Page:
Tenth Sunday after Pentecost

This week’s first lesson moves the narrative from a divine encounter under the terebinths at Mamre to the road to Sodom.

Blind Man's Meal
Picasso, Pablo. The Blind Man's Meal (detail), from Art in the Christian Tradition, a project of the Vanderbilt Divinity Library, Nashville, Tenn. Original source.

July 24, 2016

First Reading
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Commentary on Genesis 18:20-32

This week’s first lesson moves the narrative from a divine encounter under the terebinths at Mamre to the road to Sodom.

As the narrative makes this shift, keep in mind the Lord’s question to Abraham (and indirectly to Sarah and to all of us who might giggle at the ridiculous promises of the Lord), “Is there anything too extraordinary for the Lord?” (Genesis 18:14a) With this question echoing from last week’s reading, we find ourselves en route to the emblem of sin and wickedness — and to a whopper of an appeal from Abraham to the Lord.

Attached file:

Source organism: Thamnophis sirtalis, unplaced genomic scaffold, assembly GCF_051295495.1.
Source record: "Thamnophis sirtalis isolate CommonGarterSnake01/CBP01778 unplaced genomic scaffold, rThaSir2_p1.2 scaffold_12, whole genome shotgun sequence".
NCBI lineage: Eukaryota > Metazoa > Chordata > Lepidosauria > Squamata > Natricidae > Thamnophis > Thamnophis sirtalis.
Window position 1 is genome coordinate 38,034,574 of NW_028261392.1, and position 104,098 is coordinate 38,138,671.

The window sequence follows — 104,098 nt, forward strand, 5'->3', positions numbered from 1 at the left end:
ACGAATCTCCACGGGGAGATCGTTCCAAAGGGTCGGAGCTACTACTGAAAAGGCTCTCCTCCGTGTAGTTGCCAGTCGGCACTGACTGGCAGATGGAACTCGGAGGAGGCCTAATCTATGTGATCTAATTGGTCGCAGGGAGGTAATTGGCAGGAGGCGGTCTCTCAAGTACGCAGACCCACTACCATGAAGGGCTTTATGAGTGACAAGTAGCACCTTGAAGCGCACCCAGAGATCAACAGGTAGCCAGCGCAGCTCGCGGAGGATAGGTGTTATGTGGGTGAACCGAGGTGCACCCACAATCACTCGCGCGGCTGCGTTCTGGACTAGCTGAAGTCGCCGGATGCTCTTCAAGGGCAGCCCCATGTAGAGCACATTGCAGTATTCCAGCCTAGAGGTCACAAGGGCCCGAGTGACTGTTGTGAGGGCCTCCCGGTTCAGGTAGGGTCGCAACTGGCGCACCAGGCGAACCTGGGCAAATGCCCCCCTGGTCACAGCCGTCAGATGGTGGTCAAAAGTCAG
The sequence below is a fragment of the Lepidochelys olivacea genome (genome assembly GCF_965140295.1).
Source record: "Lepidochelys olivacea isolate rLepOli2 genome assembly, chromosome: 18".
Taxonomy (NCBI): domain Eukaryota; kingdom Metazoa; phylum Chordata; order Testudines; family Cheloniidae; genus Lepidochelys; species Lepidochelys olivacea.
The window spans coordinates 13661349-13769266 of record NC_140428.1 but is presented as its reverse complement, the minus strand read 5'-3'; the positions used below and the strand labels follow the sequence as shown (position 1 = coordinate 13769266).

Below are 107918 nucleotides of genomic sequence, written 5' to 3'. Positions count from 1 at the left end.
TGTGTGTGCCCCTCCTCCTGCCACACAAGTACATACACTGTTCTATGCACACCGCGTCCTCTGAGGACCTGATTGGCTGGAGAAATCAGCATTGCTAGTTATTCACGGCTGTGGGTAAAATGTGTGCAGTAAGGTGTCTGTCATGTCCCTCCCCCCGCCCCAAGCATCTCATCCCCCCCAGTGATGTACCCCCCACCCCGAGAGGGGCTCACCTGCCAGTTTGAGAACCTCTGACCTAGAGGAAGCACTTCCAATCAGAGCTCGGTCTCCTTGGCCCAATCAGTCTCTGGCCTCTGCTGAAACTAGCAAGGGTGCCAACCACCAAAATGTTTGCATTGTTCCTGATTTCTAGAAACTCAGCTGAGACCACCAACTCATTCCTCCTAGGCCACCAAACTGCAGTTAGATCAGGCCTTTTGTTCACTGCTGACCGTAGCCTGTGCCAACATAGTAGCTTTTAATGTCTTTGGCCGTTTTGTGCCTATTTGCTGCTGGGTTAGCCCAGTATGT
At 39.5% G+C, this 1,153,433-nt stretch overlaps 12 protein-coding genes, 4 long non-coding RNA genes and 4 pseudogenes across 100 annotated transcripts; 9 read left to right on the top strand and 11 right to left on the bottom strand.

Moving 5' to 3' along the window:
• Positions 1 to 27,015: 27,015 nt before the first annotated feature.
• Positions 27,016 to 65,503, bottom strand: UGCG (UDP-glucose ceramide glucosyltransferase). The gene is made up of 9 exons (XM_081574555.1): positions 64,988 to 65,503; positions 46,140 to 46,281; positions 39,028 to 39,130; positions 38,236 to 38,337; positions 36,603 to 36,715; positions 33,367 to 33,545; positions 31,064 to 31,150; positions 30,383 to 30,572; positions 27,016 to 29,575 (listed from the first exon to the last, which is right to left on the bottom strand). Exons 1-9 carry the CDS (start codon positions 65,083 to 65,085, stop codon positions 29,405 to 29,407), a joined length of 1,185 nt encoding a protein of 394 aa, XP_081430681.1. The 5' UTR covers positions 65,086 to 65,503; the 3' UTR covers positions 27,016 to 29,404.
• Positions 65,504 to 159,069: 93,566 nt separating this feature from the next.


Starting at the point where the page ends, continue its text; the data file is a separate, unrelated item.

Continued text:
Textual horizons

As seamlessly as the Genesis narrative moved from the circumcision of Abraham, Ishmael, and the rest of the men of Abraham’s house at Mamre (end of chapter 17), to the mysterious encounter between Abraham and the Lord at the terebinths of Mamre, so now the story shifts toward Sodom and Gomorrah. From a sacred covenantal space to a nefarious one.

The beautiful transition (vv.16-19, which preachers are strongly encouraged to include in this week’s reading) sees the extension of Abraham’s hospitality to its fullness. As the three visitors depart, he accompanies them on their way. He sees them off.

In the midst of this seeing-off, the reader becomes privy to an inner dialogue among the three, which by this point in the story clearly includes the Lord.1 The question that resonates among the three and from the Lord builds upon the Lord’s covenant with Abraham: “Shall I hide from Abraham what I am about to do, seeing that Abraham shall become a great and mighty nation, and all the nations of the earth shall be blessed in him?”2 To this point, Abraham is clueless of the trajectory of this seeing-off — a trajectory that moves the narrative from promise (fulfillment of the covenant with the birth of Isaac) to judgment (the destruction of Sodom and Gomorrah). It is, however, because of Lord’s covenant with Abraham that he is brought into this knowledge. Part and parcel with the covenant comes the Lord’s expectation that Abraham and his children after him will “keep the way of the Lord by doing righteousness and justice.” (v.19)